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in a danish context for a european audience. one of the things i learned throughout this crisis and debate is that we are living in a globalised world. information travels due to digital technology and we have migration. so our society is going more and more diverse. because of this global public space, we have a struggle going on about the limits. you could also put it the other way. should we in denmark bring our laws in accordance with saudi arabia because they don't like what is being published in a danish newspaper. you had this debate going on. i do not intend to convince i.s.i.s. that is a good thing to publish cartoons on the prophet mohamed, but i think there may
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be muslims within muslim communities, individuals, most important minority in the world is the individual who would like to practice an a faith in another way, who don't feel offended by cartoons, women who would like to make their own choices about spouses, education, gay people who would like to live a normal life, even though inside communities where it is being perceived as a deviant behaviour and so on and so forth. for them this debate is important, that we protect the right of the individual and not the group thanks for taking the time to talk to us about this. the third rail panel is next. in this country borderss matters, sovereignty matters. you didn't break the law. you are not allowed access to >> half a million fields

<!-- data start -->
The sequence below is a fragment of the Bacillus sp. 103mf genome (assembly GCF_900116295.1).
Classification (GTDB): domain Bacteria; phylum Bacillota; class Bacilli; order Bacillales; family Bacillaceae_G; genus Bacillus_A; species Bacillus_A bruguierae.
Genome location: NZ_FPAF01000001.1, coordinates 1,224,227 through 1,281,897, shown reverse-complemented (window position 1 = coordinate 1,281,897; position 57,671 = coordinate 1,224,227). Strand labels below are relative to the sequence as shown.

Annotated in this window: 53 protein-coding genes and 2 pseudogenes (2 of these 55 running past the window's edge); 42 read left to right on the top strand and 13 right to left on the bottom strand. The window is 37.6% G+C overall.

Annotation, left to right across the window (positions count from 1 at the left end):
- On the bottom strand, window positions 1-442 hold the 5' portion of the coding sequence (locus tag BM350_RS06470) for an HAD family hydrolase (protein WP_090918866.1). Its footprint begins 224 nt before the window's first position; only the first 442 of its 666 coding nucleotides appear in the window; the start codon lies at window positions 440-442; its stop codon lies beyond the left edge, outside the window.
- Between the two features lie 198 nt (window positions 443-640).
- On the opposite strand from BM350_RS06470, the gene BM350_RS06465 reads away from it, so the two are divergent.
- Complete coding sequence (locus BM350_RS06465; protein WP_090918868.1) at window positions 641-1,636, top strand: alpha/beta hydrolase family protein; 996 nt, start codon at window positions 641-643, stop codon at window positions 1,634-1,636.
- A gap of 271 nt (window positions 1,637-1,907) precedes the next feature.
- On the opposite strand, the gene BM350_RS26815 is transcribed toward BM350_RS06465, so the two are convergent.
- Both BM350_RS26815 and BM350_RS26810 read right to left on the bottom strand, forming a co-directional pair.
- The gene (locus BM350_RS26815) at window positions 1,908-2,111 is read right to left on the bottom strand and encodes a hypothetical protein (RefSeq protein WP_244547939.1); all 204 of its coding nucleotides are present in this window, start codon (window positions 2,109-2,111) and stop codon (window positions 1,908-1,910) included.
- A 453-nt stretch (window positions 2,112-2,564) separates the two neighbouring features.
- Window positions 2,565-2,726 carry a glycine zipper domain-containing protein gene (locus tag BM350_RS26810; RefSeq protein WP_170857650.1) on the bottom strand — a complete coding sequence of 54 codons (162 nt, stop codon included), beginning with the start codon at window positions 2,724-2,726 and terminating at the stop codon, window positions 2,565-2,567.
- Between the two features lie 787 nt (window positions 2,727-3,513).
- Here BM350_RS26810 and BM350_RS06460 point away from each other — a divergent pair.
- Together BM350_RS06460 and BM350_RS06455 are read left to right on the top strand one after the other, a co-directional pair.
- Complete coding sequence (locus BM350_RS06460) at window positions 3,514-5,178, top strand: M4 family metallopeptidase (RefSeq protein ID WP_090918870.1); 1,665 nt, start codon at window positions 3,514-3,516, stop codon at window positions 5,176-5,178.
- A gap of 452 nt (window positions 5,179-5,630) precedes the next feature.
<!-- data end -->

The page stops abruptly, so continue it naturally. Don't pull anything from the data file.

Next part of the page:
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will lie fallow. >> if we had another year of this severe drought, i'd say all bets are off.
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welcome back to third rail. students as young as those in elementary school are taught to fight gunmen from canned goods to pencils. is that a good idea. would you want your child to physically confront an armed intruder at school. on. >> doing anything is better than nothing. >> no plan, and chances of surviving drop dramatically. >> i'm not sure a 5 to 7 top 9-year-old child has capacity to access. >> let's bring in the panel. a former democratic nominee for congress, and a u.n.i.c.e.f.